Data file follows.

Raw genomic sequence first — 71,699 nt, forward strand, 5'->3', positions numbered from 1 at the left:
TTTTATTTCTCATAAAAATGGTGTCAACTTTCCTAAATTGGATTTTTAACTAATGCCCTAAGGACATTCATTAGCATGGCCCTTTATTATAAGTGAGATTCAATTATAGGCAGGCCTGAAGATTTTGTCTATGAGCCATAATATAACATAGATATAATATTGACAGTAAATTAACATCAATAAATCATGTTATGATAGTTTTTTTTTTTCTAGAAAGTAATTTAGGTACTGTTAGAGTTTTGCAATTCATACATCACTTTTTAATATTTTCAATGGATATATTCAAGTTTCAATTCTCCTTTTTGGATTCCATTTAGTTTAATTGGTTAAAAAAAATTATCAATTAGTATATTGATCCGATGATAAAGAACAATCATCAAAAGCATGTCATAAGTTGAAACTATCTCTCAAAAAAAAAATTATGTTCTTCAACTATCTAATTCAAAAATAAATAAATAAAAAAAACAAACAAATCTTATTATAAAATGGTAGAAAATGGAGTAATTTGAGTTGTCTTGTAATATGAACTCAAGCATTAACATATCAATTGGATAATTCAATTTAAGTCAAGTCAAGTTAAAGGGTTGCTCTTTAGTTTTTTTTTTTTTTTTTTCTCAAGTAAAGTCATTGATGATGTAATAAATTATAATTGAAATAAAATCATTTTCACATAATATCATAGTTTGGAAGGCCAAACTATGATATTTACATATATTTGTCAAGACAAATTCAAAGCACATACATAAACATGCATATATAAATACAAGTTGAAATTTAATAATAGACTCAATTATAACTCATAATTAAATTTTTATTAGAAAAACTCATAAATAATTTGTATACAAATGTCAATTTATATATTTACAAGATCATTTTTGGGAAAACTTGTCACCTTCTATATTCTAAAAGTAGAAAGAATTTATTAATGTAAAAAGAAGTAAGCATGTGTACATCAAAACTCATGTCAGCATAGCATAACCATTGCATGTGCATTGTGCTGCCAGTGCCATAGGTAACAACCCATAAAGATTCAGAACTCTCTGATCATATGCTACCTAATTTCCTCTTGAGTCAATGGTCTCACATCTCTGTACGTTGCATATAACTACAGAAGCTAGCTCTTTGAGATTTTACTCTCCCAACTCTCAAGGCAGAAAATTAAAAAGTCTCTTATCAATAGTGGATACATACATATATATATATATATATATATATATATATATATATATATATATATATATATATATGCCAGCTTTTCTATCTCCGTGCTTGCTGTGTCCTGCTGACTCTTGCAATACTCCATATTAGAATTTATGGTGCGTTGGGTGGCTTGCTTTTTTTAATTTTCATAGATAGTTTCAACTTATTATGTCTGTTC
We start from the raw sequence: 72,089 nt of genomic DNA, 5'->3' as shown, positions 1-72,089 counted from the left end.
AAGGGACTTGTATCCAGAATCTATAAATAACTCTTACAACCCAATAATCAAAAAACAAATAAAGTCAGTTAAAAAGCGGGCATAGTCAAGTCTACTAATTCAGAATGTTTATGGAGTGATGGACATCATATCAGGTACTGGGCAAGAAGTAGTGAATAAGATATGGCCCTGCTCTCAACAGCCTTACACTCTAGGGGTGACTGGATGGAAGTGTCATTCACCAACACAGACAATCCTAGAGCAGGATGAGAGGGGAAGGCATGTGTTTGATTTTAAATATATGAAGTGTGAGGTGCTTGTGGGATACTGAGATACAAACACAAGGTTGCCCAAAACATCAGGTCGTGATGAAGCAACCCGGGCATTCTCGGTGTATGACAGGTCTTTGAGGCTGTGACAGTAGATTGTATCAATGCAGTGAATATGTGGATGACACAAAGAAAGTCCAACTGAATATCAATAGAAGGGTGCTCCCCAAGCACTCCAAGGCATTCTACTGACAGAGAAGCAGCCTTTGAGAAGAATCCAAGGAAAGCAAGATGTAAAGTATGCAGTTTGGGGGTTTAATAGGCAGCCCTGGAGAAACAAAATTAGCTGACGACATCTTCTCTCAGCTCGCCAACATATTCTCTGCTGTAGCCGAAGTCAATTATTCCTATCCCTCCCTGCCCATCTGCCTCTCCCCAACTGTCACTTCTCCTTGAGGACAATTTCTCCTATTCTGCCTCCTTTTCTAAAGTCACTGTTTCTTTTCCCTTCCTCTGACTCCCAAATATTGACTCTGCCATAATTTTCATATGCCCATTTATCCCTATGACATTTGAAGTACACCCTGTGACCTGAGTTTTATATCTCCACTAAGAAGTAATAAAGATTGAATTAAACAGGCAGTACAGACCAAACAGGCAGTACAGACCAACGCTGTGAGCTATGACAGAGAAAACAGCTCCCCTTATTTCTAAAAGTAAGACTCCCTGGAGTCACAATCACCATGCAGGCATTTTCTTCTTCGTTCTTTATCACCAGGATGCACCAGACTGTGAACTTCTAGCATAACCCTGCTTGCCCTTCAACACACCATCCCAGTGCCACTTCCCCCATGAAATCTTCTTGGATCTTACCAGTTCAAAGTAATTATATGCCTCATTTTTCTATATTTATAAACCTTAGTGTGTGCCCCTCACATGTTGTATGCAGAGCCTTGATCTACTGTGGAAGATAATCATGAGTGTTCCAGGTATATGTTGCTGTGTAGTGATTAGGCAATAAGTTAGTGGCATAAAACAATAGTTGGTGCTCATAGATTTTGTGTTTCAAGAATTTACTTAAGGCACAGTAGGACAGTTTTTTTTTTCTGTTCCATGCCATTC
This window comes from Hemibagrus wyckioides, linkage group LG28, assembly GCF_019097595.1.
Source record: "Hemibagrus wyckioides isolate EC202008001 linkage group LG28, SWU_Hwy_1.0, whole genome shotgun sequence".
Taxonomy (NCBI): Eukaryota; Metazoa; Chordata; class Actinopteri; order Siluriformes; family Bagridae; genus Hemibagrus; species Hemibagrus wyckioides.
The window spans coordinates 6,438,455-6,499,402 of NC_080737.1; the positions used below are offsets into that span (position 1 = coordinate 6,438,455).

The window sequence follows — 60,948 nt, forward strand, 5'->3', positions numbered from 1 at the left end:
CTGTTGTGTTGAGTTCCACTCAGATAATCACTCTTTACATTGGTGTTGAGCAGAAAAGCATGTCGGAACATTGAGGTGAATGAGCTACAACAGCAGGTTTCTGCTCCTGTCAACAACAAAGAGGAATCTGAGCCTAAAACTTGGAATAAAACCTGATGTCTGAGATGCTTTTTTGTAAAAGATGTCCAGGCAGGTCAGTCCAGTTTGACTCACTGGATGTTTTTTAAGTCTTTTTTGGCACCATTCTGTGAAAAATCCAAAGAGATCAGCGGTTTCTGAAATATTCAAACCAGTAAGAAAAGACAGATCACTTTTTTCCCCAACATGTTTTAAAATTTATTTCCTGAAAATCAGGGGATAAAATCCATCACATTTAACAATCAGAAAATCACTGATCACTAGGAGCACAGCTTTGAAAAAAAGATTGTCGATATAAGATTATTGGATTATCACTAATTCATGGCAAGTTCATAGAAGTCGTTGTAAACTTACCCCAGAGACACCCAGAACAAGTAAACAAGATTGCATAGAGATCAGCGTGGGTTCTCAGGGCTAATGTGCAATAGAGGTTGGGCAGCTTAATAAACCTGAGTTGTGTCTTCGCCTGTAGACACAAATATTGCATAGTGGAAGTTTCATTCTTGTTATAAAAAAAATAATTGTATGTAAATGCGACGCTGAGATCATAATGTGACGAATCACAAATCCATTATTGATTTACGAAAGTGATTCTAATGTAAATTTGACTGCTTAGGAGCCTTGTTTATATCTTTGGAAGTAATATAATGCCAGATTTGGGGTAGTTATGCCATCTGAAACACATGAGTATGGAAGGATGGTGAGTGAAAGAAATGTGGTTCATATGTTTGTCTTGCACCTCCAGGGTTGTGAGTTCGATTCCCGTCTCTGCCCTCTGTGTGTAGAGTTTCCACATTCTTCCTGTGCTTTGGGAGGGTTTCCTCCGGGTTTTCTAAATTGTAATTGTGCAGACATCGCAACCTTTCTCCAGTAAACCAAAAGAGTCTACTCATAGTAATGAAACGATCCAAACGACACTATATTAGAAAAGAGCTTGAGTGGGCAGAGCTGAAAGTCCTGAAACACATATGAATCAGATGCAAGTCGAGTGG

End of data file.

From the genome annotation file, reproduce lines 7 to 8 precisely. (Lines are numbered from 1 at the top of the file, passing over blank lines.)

Taxonomy (NCBI): Eukaryota; Metazoa; Chordata; class Actinopteri; order Siluriformes; family Bagridae; genus Hemibagrus; species Hemibagrus wyckioides.
The window spans coordinates 6,438,455-6,499,402 of NC_080737.1; the positions used below are offsets into that span (position 1 = coordinate 6,438,455).